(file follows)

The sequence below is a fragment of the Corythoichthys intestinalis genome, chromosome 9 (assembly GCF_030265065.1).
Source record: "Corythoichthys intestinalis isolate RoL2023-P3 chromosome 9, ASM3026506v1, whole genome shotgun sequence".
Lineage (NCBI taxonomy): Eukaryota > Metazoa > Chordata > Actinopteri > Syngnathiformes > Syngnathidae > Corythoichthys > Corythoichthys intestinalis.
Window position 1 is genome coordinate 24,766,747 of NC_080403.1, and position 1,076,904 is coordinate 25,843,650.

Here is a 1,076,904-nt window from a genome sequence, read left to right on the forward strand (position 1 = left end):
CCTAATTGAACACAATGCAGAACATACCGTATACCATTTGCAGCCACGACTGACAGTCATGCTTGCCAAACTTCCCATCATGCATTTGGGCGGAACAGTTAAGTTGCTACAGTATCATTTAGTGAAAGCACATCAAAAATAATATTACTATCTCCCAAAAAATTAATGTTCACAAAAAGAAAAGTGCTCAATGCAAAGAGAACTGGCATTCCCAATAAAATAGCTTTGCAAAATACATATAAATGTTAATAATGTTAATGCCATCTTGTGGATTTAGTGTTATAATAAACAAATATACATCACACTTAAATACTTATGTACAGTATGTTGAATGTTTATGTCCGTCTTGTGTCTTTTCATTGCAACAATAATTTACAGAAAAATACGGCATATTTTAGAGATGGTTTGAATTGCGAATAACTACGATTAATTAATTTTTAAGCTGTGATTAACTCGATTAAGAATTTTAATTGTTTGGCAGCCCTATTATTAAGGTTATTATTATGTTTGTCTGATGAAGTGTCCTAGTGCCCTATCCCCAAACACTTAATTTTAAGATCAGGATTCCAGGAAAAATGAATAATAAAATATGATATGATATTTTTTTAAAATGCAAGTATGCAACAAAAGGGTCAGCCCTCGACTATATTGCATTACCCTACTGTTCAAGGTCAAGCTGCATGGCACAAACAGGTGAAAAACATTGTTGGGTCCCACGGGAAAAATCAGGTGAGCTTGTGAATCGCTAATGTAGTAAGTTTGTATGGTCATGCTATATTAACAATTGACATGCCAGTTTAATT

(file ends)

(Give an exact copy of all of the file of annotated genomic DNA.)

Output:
The sequence below is a fragment of the Corythoichthys intestinalis genome, chromosome 9 (assembly GCF_030265065.1).
Source record: "Corythoichthys intestinalis isolate RoL2023-P3 chromosome 9, ASM3026506v1, whole genome shotgun sequence".
Lineage (NCBI taxonomy): Eukaryota > Metazoa > Chordata > Actinopteri > Syngnathiformes > Syngnathidae > Corythoichthys > Corythoichthys intestinalis.
Window position 1 is genome coordinate 24,766,747 of NC_080403.1, and position 1,076,904 is coordinate 25,843,650.

Here is a 1,076,904-nt window from a genome sequence, read left to right on the forward strand (position 1 = left end):
CCTAATTGAACACAATGCAGAACATACCGTATACCATTTGCAGCCACGACTGACAGTCATGCTTGCCAAACTTCCCATCATGCATTTGGGCGGAACAGTTAAGTTGCTACAGTATCATTTAGTGAAAGCACATCAAAAATAATATTACTATCTCCCAAAAAATTAATGTTCACAAAAAGAAAAGTGCTCAATGCAAAGAGAACTGGCATTCCCAATAAAATAGCTTTGCAAAATACATATAAATGTTAATAATGTTAATGCCATCTTGTGGATTTAGTGTTATAATAAACAAATATACATCACACTTAAATACTTATGTACAGTATGTTGAATGTTTATGTCCGTCTTGTGTCTTTTCATTGCAACAATAATTTACAGAAAAATACGGCATATTTTAGAGATGGTTTGAATTGCGAATAACTACGATTAATTAATTTTTAAGCTGTGATTAACTCGATTAAGAATTTTAATTGTTTGGCAGCCCTATTATTAAGGTTATTATTATGTTTGTCTGATGAAGTGTCCTAGTGCCCTATCCCCAAACACTTAATTTTAAGATCAGGATTCCAGGAAAAATGAATAATAAAATATGATATGATATTTTTTTAAAATGCAAGTATGCAACAAAAGGGTCAGCCCTCGACTATATTGCATTACCCTACTGTTCAAGGTCAAGCTGCATGGCACAAACAGGTGAAAAACATTGTTGGGTCCCACGGGAAAAATCAGGTGAGCTTGTGAATCGCTAATGTAGTAAGTTTGTATGGTCATGCTATATTAACAATTGACATGCCAGTTTAATT